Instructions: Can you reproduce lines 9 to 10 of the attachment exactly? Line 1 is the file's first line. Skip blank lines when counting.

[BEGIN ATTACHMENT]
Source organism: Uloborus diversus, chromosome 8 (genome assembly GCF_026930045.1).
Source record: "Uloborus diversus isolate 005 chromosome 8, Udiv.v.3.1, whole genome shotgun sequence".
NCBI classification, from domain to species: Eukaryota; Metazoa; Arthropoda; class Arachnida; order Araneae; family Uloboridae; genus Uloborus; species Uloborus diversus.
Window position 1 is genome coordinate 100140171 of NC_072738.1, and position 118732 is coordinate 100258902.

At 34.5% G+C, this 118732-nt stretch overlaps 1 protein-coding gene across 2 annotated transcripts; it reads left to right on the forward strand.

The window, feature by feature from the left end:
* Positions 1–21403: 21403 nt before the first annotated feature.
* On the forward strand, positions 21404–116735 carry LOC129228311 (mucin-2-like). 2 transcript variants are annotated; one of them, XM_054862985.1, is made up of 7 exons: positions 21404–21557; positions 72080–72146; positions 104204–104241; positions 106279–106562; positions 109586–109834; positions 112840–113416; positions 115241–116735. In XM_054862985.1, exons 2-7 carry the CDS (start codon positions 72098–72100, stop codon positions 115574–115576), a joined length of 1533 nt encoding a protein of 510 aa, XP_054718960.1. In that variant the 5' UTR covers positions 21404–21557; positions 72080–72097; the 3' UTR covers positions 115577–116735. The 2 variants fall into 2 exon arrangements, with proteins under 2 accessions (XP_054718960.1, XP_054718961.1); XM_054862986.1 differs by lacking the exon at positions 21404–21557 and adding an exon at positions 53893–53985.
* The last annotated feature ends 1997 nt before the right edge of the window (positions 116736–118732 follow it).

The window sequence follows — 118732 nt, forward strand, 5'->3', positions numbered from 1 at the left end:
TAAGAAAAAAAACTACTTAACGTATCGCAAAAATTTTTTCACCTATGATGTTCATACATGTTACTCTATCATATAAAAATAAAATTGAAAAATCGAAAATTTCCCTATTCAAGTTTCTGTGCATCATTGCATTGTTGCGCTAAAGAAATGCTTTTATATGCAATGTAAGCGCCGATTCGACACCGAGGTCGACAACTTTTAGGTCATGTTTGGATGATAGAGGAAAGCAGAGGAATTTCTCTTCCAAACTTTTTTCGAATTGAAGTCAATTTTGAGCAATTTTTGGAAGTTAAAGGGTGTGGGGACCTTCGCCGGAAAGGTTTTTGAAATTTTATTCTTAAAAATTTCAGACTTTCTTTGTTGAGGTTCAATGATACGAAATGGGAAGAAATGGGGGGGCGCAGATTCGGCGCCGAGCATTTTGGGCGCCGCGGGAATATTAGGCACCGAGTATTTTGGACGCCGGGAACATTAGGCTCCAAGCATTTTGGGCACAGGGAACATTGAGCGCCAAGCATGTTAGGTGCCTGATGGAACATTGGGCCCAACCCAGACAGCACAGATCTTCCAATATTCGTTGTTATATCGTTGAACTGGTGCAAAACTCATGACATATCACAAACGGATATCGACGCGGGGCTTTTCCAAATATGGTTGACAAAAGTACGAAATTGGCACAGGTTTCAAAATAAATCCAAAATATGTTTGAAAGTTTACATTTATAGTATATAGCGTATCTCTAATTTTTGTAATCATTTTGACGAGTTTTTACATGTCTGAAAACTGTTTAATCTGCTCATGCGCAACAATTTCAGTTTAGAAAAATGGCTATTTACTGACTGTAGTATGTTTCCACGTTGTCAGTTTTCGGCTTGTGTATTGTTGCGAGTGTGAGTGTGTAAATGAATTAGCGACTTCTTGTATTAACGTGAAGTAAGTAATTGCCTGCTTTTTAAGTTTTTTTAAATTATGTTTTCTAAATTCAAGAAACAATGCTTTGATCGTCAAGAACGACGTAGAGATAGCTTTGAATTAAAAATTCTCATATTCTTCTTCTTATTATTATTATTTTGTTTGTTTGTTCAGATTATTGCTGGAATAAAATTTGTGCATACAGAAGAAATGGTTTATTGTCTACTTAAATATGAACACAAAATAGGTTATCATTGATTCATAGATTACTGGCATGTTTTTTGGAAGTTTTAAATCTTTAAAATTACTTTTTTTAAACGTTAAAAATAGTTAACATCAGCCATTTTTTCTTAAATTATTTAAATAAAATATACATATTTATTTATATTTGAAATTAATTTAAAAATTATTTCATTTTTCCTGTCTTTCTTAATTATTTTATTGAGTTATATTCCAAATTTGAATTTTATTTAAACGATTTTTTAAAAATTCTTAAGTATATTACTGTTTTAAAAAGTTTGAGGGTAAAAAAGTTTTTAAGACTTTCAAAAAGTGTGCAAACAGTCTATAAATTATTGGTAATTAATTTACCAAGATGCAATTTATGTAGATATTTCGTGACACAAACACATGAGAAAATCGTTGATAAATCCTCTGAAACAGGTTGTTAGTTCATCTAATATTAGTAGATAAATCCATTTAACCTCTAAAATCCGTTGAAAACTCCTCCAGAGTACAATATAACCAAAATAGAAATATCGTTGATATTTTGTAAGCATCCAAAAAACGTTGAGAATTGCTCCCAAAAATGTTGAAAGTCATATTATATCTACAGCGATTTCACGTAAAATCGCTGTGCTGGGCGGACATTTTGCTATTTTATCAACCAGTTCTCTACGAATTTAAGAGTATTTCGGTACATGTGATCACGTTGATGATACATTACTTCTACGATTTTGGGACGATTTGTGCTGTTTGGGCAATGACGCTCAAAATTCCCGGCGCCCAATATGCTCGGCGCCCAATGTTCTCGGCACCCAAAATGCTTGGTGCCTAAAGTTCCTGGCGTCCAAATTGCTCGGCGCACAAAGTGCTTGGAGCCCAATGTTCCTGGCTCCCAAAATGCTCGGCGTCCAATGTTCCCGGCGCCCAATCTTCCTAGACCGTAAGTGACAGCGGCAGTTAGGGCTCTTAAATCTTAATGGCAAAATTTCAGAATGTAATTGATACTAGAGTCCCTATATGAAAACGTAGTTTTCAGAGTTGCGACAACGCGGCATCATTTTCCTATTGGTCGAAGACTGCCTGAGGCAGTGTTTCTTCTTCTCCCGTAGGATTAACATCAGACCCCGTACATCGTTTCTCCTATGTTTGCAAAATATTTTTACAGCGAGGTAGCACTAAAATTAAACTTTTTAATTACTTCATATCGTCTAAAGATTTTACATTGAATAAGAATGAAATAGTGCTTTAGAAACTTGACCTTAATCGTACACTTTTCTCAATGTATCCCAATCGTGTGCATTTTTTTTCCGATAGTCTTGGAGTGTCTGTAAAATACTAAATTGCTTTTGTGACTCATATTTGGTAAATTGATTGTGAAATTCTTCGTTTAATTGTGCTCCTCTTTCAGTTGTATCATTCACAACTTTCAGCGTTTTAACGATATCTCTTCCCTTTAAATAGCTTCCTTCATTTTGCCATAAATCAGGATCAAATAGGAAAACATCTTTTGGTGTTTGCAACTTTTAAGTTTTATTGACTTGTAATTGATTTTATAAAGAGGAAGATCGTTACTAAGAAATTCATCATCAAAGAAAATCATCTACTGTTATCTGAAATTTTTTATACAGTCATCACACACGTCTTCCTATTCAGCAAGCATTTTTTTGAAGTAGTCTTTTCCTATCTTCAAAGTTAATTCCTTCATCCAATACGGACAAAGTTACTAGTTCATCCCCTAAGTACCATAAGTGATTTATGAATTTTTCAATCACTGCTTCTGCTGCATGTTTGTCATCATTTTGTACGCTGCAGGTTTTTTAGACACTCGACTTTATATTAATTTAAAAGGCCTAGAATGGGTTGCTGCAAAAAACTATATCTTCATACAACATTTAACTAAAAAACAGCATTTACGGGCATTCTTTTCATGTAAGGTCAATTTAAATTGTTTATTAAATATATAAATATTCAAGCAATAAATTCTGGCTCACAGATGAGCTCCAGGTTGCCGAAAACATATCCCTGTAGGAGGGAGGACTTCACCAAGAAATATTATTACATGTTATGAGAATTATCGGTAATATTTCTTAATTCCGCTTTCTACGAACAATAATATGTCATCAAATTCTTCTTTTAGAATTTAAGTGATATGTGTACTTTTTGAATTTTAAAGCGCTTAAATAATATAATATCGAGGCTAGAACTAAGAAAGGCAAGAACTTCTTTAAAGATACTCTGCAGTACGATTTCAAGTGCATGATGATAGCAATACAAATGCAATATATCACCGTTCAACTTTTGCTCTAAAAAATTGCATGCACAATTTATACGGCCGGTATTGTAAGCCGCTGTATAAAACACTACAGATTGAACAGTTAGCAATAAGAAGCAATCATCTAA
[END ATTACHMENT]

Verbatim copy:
* The last annotated feature ends 1997 nt before the right edge of the window (positions 116736–118732 follow it).

The window sequence follows — 118732 nt, forward strand, 5'->3', positions numbered from 1 at the left end: